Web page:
Arts book review

Rona Wang’s debut story collection sings

Empathizing with the lyrical, moving images of queer and Asian identity in ‘Cranesong’

8936 cranesong cover
Rona Wang '21 wrote 'Cranesong,' her debut short story collection published by Half Mystic Press.
Courtesy of Half Mystic Press

By Rona Wang
Half Mystic Press
Feb. 13, 2019

What will first strike you about Rona Wang ’21’s Cranesong is how she manages to combine the horrific with the fantastical: “Afterwards, I kept thinking of feathers unfurling from her eye sockets. Her painted lips puckering and pulling into a beak. A mesh of honey-blonde corkscrew curls, ripping out by the roots. Her French manicure calcifying, claw-like. An eternal scream of horror caught in her throat, languageless.”

This excerpt from the story “The Evolution of Wings” feels like a dream: the story is about one girl who finds that all the children around her are transforming into birds. In Wang’s deft writing, the other stories read like dreams but are grounded in the real. Her writing sits in that comfortable tightrope between poetry and prose; it is neither purple prose nor dry economical retellings but it manages to combine the mesmerizing, horrifying, and heartfelt in swift, deft motions.

The modern stories, despite their images in a stream of pop culture and American teenagedom — referencing K-pop, YouTube stars, American high school — are still firmly rooted in history, in race, in identity. The tenuous connection among the stories is that their characters are aware (either consciously or otherwise) of being “the other.” For that girl, watching the people around her literally taking off and leaving her behind is a metaphor: that uncomfortable feeling of watching everyone else grow up except you.

Wang has been working on this story collection throughout the course of her time at MIT. “I think most of the stories I wrote in 2017 or 2018,” said Wang in an interview with The Tech. “And most of them I wrote for class because I was in a fiction writing class at MIT, or I wrote [while] doing this workshop with a literary magazine, or I wrote it for myself for fun.”

The collection is bookended by “Style” and “Dissonance,” two portrayals of queer girls molded by an Asian American experience. “Style” treats female sexuality with refreshing honesty but a sympathetic touch. (The killer quote: “Tinder was a cesspool of sex bots and greasy, Mountain-Dew-chugging dudes living in their mothers’ basements.”) The protagonist in “Style,” the rebellious and all-too-relatable Kitty, is given the freedom to fangirl and love and lust and grieve for Janie in different moments without missing a beat. In “Dissonance,” Natalie’s softer crush on Vera, the new girl who steals the spotlight in youth orchestra, is a mixture of both jealousy and admiration and equally honest as a portrayal of girlhood.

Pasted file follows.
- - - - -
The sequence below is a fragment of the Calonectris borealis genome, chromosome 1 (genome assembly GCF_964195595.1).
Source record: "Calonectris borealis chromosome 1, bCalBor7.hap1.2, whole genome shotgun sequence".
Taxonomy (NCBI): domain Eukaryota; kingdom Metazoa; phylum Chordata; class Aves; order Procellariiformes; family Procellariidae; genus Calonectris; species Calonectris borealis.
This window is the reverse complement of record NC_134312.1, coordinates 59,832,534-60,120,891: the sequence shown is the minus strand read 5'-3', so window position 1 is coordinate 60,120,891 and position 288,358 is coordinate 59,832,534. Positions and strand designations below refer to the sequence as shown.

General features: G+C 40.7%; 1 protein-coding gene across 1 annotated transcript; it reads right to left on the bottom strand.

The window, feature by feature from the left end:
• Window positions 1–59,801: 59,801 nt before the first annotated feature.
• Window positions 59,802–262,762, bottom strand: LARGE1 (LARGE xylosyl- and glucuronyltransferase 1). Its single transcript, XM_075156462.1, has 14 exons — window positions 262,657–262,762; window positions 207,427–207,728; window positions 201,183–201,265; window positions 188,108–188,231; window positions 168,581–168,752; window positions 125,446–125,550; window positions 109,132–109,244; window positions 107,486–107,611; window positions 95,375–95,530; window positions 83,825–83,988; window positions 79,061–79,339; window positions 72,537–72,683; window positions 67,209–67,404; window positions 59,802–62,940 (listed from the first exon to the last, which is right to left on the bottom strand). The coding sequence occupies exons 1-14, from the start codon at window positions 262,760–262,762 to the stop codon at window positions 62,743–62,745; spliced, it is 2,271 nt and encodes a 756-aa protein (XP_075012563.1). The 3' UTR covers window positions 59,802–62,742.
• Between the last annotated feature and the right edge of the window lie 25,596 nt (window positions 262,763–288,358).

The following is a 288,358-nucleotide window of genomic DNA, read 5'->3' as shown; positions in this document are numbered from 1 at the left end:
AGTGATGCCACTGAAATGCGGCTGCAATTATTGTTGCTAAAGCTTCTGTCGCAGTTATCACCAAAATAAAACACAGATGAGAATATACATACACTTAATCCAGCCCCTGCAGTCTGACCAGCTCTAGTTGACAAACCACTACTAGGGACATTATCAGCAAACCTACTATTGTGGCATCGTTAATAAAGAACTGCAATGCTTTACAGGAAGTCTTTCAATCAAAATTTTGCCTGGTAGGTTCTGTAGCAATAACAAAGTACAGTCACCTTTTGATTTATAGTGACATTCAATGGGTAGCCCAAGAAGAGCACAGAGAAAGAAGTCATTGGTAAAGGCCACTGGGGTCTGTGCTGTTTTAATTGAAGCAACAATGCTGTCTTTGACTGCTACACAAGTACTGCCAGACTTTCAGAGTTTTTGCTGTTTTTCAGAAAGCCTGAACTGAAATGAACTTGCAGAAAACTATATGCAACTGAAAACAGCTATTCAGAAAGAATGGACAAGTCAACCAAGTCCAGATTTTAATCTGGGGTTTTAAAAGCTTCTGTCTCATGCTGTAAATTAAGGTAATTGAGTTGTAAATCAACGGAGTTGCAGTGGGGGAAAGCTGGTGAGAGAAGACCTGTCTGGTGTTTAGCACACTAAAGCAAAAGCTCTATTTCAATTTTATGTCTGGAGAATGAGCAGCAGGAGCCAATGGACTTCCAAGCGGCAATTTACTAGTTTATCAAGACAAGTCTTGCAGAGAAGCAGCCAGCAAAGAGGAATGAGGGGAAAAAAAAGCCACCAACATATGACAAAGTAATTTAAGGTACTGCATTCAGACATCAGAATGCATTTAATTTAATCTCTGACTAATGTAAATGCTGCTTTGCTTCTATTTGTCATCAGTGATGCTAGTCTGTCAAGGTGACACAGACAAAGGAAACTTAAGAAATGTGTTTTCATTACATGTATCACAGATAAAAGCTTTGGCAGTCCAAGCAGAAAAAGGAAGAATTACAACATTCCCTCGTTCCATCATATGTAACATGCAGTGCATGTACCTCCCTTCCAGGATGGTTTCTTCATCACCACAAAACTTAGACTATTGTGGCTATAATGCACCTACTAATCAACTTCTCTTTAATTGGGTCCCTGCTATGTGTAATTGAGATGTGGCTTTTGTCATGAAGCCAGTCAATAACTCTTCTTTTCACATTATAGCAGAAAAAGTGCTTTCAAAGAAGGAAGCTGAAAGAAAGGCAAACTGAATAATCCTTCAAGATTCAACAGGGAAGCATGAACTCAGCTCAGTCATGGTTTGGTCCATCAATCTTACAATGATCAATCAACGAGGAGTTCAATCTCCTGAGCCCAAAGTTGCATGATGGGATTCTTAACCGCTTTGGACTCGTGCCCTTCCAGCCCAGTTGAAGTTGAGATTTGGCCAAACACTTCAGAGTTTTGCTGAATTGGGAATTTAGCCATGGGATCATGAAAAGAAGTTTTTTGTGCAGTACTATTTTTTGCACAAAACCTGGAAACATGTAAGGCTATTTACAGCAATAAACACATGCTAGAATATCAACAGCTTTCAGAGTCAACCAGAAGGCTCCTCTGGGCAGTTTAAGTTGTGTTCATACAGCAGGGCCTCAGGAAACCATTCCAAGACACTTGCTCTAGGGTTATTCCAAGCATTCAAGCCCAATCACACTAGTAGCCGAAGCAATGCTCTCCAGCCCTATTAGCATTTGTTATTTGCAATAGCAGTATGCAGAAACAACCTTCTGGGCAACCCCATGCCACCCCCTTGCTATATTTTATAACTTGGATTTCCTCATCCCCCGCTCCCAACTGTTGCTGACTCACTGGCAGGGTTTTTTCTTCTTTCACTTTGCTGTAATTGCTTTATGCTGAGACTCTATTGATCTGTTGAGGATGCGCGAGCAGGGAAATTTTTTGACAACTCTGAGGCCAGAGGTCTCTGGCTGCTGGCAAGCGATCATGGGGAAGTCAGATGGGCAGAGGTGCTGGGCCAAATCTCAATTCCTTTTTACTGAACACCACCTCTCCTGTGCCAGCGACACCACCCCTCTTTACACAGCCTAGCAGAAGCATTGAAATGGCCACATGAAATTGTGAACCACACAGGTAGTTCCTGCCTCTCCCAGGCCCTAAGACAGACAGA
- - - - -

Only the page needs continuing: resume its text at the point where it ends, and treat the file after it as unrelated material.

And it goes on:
Accompanying these two stories exploring the modern Chinese experience are other stories that tackle discrimination, most notably “Liv, Liv, Lipstick Liar” and “The Art of Acceptance.” It’s always been relevant: the problem of looking different, of sounding different, of feeling or experiencing the world differently. Wang takes us into Liv’s mind in “Liv, Liv, Lipstick Liar” as she oscillates between reluctance to misbehave and the desire to belong in a modern high school (“...Mama always said not to talk bad about teachers, that education is all we FOBs have in this country…”). In “The Art of Acceptance” (the Isabelle de Courtivron Prize winner in 2018), Wang writes from the perspective of a Chinese girl living in New York’s Chinatown during WWII where anti-Japanese sentiment runs rampant in the streets and Chinese people must wear their I AM CHINESE pins to protect themselves. Its foreboding first words tell us what is to come: “Before the white boys found him, Jin-John Tsao was going to go to Harvard.”

“[As a child] I didn’t know that Asian Americans or people who looked like me could be heroes of the story,” says Wang. “That was something that was really important to me, to write stories in which Chinese people or Chinese American people could be the heroes of their own stories.” The stories in the collection are varied experiences because the experience of being Asian in America is not uniform, but the empathy with which Wang writes and the stories told contain universal truths.

Cranesong is a beautiful debut story collection, stringing together characters exploring their identities: what does it mean to be an artist, to be female, to be Asian, to be Asian American, to be queer? Many of the stories are less about this assuredness of one’s culture and more of one’s search for what it means to be torn between cultures and histories. As Wang explains, “I feel like in writing and in poetry and in painting, all of these are ways of us trying to understand who we are and translate our mind into something others can understand. There’s always this chasm where it’s never truly possible and I wanted to communicate that through a story.”

Full interview to come next week. Pre-order Cranesong on Half Mystic’s website.

Editor’s note: Rona Wang ’21 has written for The Tech but was not involved in creating this review except for being interviewed as the novelist.